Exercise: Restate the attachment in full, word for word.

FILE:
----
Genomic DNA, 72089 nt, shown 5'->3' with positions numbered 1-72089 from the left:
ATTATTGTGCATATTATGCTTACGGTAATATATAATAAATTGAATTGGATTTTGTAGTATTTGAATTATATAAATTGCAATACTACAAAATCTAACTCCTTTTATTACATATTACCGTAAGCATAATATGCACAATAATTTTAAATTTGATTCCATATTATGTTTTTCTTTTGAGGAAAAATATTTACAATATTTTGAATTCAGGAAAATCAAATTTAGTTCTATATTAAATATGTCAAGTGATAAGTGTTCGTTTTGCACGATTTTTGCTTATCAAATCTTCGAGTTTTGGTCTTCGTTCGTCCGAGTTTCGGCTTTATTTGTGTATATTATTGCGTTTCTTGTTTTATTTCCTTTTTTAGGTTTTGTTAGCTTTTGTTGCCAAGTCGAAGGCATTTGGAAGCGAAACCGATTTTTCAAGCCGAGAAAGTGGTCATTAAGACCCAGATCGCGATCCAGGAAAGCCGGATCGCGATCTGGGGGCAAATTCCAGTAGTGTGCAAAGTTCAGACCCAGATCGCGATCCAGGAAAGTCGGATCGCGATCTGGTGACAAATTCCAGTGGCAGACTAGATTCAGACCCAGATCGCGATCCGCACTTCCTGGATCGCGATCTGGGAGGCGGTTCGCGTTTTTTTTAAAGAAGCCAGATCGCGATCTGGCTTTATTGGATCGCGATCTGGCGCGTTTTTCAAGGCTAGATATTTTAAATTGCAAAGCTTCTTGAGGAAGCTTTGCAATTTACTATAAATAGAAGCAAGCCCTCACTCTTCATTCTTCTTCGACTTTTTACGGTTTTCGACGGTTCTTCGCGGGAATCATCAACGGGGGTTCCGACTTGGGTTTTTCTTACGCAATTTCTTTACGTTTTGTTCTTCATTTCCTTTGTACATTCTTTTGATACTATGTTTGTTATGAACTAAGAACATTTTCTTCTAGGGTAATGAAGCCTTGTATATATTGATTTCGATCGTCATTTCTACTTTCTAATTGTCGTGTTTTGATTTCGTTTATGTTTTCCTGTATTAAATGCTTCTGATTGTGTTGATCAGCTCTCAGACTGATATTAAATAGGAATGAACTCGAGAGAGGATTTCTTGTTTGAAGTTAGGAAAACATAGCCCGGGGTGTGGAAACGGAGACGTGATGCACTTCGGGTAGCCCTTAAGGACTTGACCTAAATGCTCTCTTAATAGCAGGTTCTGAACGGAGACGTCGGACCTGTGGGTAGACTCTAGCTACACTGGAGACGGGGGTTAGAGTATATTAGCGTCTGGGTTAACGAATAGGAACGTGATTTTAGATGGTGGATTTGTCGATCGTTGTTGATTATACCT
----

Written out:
Genomic DNA, 72089 nt, shown 5'->3' with positions numbered 1-72089 from the left:
ATTATTGTGCATATTATGCTTACGGTAATATATAATAAATTGAATTGGATTTTGTAGTATTTGAATTATATAAATTGCAATACTACAAAATCTAACTCCTTTTATTACATATTACCGTAAGCATAATATGCACAATAATTTTAAATTTGATTCCATATTATGTTTTTCTTTTGAGGAAAAATATTTACAATATTTTGAATTCAGGAAAATCAAATTTAGTTCTATATTAAATATGTCAAGTGATAAGTGTTCGTTTTGCACGATTTTTGCTTATCAAATCTTCGAGTTTTGGTCTTCGTTCGTCCGAGTTTCGGCTTTATTTGTGTATATTATTGCGTTTCTTGTTTTATTTCCTTTTTTAGGTTTTGTTAGCTTTTGTTGCCAAGTCGAAGGCATTTGGAAGCGAAACCGATTTTTCAAGCCGAGAAAGTGGTCATTAAGACCCAGATCGCGATCCAGGAAAGCCGGATCGCGATCTGGGGGCAAATTCCAGTAGTGTGCAAAGTTCAGACCCAGATCGCGATCCAGGAAAGTCGGATCGCGATCTGGTGACAAATTCCAGTGGCAGACTAGATTCAGACCCAGATCGCGATCCGCACTTCCTGGATCGCGATCTGGGAGGCGGTTCGCGTTTTTTTTAAAGAAGCCAGATCGCGATCTGGCTTTATTGGATCGCGATCTGGCGCGTTTTTCAAGGCTAGATATTTTAAATTGCAAAGCTTCTTGAGGAAGCTTTGCAATTTACTATAAATAGAAGCAAGCCCTCACTCTTCATTCTTCTTCGACTTTTTACGGTTTTCGACGGTTCTTCGCGGGAATCATCAACGGGGGTTCCGACTTGGGTTTTTCTTACGCAATTTCTTTACGTTTTGTTCTTCATTTCCTTTGTACATTCTTTTGATACTATGTTTGTTATGAACTAAGAACATTTTCTTCTAGGGTAATGAAGCCTTGTATATATTGATTTCGATCGTCATTTCTACTTTCTAATTGTCGTGTTTTGATTTCGTTTATGTTTTCCTGTATTAAATGCTTCTGATTGTGTTGATCAGCTCTCAGACTGATATTAAATAGGAATGAACTCGAGAGAGGATTTCTTGTTTGAAGTTAGGAAAACATAGCCCGGGGTGTGGAAACGGAGACGTGATGCACTTCGGGTAGCCCTTAAGGACTTGACCTAAATGCTCTCTTAATAGCAGGTTCTGAACGGAGACGTCGGACCTGTGGGTAGACTCTAGCTACACTGGAGACGGGGGTTAGAGTATATTAGCGTCTGGGTTAACGAATAGGAACGTGATTTTAGATGGTGGATTTGTCGATCGTTGTTGATTATACCT